Editor's blog Thursday 17 February 2011: U-turn if U want to - no NHS price competition
Annex B: Frequently Asked Questions on the Health and Social Care Bill
1) Do the new proposals mean the introduction of price competition in the NHS?
Services subject to tariff will continue to compete on quality: there is no question of introducing price competition.
Crikey. No sooner do I write a piece on competition, then NHS Supreme Soviet Chairman Comrade Sir David Nicholson writes to the whole NHS setting out a U-turn on competition.
(Well done to Health Service Journal for spotting it so quickly.)
It was possibly the least surprising U-turn in history. Possibly the UK's prominent academic supporter of competition in healthcare Zack Cooper warned that price competition would be "a hugely retrograde step".
We examined various absurdities in the proposal just before last Christmas, as regular readers may recall.
A more equivocal picture was painted recently, when Comrade Nicholson told Parliament's Public Accounts Committee that "you’ve got to be able to measure what you mean by quality. So you’ve got to have real clarity about the quality standards you want to deliver. You need to monitor them and then you need to have patients who are sufficiently educated and informed to be able to help you do that. We have yet to come across any services that have done that, but it seems to us that to leave that open would be sensible way of taking things forward".
The not shy, top-down all-supervising NHS Commissioning Board
I did point out before Christmas that it was slightly under-recognised that the NHS Commissioning Board "will be very much the new performance-managing centre".
It's pretty clear now, thanks to Nicholson's 'Dear Comrades' letter.
His epistle to the apostles warns, "The Board will be confident about leading change at scale – not through top down diktat, but neither being shy about claiming a leadership role".
And Nicholson offers a hearty hint that clustered PCTs will become the regional infrastructure of the NHS Commissioning Board, with the phrases "The rapid emergence of pathfinder consortia is an important reason for consolidating PCTs into cluster arrangements: the development of clusters will create space for pathfinders to take on delegated responsibilities earlier where they are ready.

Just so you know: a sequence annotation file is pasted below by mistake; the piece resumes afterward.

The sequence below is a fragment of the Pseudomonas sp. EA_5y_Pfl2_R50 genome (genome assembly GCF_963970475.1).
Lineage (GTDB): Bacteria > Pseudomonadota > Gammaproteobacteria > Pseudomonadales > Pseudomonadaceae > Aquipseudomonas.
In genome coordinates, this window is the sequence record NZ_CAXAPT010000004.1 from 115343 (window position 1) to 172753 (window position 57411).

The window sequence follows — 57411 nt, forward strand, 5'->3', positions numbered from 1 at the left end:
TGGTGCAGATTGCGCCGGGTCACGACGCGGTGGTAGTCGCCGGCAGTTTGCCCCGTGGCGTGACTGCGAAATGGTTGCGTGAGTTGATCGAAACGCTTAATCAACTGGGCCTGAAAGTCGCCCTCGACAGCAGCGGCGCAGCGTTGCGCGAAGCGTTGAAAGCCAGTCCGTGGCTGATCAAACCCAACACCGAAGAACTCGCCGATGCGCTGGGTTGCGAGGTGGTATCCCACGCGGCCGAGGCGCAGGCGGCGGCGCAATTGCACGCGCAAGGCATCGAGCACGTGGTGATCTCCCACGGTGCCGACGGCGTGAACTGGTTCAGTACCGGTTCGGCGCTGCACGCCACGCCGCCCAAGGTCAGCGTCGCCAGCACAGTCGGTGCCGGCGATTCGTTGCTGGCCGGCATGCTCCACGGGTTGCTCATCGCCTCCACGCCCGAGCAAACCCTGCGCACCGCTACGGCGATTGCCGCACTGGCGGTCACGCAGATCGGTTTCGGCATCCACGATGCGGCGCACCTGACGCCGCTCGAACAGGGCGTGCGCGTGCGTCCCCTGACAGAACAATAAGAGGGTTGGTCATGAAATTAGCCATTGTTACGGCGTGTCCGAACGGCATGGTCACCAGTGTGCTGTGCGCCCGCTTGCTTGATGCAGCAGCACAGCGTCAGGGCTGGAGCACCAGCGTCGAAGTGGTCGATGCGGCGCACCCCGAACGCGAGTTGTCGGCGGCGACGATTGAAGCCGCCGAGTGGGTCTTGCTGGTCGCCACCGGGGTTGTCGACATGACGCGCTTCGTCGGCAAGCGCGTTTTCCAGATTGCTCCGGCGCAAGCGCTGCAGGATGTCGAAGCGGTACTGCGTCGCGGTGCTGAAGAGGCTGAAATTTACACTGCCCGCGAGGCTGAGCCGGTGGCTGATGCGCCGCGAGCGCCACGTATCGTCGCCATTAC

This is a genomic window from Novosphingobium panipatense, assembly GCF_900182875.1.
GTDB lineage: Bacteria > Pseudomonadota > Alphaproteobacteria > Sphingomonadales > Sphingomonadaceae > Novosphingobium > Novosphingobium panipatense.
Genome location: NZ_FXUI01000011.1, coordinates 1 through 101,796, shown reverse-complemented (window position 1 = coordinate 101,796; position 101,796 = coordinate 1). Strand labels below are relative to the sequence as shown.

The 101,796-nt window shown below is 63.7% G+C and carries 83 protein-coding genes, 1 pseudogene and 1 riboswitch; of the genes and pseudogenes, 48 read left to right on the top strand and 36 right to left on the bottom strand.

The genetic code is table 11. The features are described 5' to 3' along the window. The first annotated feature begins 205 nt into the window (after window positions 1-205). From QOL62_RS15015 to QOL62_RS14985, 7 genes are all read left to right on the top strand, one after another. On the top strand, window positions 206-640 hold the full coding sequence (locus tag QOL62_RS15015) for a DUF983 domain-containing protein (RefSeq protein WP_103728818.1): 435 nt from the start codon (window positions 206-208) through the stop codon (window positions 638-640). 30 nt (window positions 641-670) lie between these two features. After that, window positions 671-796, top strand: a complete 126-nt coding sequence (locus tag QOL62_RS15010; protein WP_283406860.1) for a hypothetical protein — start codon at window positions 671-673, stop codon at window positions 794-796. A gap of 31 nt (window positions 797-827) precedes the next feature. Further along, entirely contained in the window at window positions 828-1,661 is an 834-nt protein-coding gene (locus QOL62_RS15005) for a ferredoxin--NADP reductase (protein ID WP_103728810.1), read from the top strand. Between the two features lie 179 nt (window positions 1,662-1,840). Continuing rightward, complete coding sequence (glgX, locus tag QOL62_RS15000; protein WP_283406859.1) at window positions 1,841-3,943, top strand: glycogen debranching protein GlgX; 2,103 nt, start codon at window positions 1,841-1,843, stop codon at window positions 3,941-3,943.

"In addition, the creation of clusters will allow us to sustain our focus on delivery during the transition, rather than allowing an unplanned erosion of PCT capacity and capability whilst the new system develops. We have now published guidance to support the development of clusters by June 2011, in line with our commitment in the 2011/12 Operating Framework.
"We have chosen to create a national timeline and framework for the formation of clusters, although the process will be driven locally. This national consistency is important in order to keep a tight grip on finance, performance and quality during the transition, and because the end-point will be a single organisation covering the whole country and supporting a vibrant system of local consortia: the NHS Commissioning Board. That is very different from the current system of separate statutory organisations, and we therefore need to develop a more consistent and uniform approach during the transition".
Sir David was not joking when he talked about his "tight Stalinist controls".